An accurate diagnosis is the first step. To get to the diagnosis, we’ll ask you a lot of questions and thoroughly examine your nose, ears, throat and lungs. We may even take pictures or videos of the nasal passages and throat.

The biggest clues to a perennial allergy problem include symptoms that are worse in the morning, symptoms being much worse after close exposure to the allergen and symptoms showing up after grooming your pets, cleaning out the basement, dusting the house and the like.

We may recommend skin testing, which involves a series of small pricks in the skin. Each prick will have a different allergen extract on it. Sometimes a small injection into the skin is used to verify or refine the results of the skin prick testing. The skin test will provide objective evidence that allergies are involved. Skin testing very accurately identifies what is triggering your allergy symptoms. At the Duke Otolaryngology Sinus and Allergy Program, we use Modified Quantitative, or MQT, allergy testing, which is blood work-based testing.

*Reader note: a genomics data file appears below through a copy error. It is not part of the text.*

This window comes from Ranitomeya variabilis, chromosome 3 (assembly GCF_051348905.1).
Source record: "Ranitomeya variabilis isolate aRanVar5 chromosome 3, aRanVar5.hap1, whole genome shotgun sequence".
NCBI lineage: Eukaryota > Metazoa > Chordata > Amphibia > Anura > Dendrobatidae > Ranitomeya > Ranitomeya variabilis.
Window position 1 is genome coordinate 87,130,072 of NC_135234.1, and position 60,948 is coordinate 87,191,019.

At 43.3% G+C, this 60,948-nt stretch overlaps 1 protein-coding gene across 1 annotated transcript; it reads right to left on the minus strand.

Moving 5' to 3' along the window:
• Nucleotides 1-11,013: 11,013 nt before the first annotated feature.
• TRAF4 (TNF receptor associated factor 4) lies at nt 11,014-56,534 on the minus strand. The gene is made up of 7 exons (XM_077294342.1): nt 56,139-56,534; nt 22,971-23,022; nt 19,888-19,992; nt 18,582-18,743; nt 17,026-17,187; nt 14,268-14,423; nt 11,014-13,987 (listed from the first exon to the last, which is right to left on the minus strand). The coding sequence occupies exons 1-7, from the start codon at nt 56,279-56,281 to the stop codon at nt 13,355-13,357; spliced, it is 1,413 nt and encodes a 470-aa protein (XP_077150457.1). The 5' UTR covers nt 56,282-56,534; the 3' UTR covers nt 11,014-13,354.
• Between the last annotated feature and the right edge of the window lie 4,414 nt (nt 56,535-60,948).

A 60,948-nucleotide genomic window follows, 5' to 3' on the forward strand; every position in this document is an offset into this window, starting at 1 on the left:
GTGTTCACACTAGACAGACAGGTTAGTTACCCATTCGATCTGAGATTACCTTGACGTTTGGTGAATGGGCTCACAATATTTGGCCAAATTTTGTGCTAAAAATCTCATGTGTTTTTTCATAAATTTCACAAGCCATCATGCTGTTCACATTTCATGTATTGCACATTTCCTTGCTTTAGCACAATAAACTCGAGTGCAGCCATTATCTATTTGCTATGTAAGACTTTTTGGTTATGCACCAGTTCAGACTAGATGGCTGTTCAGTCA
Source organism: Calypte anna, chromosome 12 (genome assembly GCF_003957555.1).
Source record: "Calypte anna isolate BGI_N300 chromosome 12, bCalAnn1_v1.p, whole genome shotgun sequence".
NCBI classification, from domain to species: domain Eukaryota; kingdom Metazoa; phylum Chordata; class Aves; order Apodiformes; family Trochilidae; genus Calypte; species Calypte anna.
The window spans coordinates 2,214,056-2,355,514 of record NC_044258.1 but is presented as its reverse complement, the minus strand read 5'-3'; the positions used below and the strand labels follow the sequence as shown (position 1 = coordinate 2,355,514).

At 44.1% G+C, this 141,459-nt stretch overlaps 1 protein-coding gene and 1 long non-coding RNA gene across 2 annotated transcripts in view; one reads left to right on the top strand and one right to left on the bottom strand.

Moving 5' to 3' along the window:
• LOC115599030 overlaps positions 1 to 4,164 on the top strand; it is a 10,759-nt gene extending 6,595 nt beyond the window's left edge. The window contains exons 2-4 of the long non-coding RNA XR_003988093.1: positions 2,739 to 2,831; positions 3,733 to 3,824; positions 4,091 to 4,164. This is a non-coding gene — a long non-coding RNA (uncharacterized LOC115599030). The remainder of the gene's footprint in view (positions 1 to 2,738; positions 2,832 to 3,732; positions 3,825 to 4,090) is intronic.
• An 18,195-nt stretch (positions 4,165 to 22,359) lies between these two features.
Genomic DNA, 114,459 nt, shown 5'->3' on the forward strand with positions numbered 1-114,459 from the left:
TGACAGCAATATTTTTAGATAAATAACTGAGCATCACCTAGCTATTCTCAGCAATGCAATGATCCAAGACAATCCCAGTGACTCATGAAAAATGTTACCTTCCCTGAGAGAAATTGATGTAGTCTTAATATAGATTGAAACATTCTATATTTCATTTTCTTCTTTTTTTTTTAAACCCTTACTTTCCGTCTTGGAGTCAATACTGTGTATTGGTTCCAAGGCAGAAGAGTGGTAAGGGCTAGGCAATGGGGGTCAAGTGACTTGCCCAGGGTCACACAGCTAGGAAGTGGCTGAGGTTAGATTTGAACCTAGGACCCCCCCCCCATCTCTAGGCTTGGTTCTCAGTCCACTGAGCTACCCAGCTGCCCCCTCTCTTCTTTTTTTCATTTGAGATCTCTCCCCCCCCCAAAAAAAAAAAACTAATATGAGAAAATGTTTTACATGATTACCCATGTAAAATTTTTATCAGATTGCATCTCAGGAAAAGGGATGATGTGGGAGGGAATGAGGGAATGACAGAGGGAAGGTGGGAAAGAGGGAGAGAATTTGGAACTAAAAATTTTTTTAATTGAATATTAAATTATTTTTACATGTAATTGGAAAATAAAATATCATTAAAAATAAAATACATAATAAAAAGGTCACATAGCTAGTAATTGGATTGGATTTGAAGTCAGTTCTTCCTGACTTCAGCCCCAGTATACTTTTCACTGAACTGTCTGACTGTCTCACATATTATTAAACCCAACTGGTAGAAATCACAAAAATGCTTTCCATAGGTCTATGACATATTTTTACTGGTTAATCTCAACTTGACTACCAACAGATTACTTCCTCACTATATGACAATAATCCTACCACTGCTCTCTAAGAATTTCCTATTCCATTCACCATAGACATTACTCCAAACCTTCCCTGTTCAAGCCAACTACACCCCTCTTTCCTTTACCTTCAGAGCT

Controlling Your Symptoms

The Duke Raleigh program offers all the medically approved approaches to treating allergies:

  • Counseling about how to avoid your trigger
  • Medication to control symptoms
  • Immunotherapy to change the way your body reacts to your allergens.

If you can completely avoid your allergen triggers, you will be completely symptom-free. That isn’t always so easy. Pet owners are often reluctant to give up a beloved cat or dog. The cost of drying out a mildewed house may be prohibitive. Dust mites are found everywhere humans are, and many scientific studies have confirmed that it is impossible to completely eliminate dust mites.